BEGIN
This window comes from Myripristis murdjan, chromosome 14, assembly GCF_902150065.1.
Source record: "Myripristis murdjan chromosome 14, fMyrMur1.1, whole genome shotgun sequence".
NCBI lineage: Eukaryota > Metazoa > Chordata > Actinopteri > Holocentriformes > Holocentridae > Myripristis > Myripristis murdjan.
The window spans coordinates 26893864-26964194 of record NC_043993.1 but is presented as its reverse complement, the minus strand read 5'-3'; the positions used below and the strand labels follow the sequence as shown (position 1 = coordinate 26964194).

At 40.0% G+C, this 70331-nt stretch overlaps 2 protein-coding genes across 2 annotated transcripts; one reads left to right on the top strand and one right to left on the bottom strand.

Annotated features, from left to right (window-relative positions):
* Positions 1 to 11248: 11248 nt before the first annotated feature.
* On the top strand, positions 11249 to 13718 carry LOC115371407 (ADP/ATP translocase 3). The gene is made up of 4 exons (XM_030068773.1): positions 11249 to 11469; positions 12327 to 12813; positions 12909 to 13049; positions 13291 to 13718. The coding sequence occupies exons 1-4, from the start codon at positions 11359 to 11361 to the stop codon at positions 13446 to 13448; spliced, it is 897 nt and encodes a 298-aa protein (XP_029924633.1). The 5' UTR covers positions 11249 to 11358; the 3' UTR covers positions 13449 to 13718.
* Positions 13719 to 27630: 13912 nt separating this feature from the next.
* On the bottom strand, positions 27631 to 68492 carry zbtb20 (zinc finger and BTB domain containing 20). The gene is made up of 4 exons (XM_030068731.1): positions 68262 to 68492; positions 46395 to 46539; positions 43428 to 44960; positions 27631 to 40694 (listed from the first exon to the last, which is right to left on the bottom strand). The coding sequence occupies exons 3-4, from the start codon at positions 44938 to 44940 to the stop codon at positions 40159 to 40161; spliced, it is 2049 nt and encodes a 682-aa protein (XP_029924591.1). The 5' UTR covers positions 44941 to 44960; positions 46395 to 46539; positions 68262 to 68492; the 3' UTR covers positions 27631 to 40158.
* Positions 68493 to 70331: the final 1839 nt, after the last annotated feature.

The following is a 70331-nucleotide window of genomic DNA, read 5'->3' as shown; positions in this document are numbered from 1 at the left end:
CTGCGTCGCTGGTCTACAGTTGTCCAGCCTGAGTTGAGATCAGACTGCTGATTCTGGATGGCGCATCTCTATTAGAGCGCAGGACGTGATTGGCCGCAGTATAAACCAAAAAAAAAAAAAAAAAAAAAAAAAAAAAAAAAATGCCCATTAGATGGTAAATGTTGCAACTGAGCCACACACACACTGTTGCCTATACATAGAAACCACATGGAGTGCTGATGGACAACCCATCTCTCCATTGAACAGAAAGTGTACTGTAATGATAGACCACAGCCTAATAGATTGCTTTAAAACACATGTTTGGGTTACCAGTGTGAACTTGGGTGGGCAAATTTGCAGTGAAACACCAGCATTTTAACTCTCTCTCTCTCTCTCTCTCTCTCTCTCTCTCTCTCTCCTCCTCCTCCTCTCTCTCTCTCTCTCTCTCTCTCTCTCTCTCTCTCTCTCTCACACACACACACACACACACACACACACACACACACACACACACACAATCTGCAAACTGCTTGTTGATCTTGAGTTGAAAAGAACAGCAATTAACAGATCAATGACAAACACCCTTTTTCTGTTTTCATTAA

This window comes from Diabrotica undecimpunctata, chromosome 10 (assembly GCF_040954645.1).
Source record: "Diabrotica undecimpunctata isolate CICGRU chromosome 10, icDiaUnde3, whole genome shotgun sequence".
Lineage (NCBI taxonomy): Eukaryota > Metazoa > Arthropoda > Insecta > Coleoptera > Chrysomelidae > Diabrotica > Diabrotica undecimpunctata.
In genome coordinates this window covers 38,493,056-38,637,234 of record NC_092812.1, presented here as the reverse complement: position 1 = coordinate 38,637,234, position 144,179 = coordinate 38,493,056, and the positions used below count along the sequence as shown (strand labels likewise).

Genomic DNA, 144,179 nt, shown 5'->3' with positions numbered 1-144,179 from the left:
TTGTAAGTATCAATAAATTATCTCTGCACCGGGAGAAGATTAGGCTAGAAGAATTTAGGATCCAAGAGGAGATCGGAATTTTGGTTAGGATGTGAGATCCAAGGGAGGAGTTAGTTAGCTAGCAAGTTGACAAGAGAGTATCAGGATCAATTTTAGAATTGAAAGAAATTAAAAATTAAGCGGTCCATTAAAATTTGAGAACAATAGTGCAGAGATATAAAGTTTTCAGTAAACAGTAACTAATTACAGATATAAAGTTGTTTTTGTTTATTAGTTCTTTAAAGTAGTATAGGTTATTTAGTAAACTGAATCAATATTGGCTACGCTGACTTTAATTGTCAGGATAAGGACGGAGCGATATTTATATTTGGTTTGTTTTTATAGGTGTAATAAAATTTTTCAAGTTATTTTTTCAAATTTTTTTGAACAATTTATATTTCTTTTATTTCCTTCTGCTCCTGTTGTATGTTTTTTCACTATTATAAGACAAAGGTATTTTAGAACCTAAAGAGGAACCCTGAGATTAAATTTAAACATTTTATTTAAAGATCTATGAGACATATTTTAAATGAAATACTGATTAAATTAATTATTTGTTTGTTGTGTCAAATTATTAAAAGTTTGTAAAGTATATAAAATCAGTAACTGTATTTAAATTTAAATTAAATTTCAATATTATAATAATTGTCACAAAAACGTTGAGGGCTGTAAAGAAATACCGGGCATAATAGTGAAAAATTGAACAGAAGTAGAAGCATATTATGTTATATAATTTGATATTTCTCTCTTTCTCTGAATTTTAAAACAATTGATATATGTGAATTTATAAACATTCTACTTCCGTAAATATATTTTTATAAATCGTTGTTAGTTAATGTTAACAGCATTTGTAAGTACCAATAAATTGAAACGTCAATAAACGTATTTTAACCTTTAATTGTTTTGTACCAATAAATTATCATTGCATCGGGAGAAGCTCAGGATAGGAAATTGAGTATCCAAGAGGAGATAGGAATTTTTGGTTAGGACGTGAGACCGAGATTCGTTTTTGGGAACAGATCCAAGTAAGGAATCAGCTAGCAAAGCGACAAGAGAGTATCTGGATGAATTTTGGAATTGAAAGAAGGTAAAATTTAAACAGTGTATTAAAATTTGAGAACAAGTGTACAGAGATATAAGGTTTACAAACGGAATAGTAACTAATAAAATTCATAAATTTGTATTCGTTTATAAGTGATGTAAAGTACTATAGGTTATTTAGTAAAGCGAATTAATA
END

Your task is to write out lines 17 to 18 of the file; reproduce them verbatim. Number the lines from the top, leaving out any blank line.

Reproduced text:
In genome coordinates this window covers 38,493,056-38,637,234 of record NC_092812.1, presented here as the reverse complement: position 1 = coordinate 38,637,234, position 144,179 = coordinate 38,493,056, and the positions used below count along the sequence as shown (strand labels likewise).

Genomic DNA, 144,179 nt, shown 5'->3' with positions numbered 1-144,179 from the left: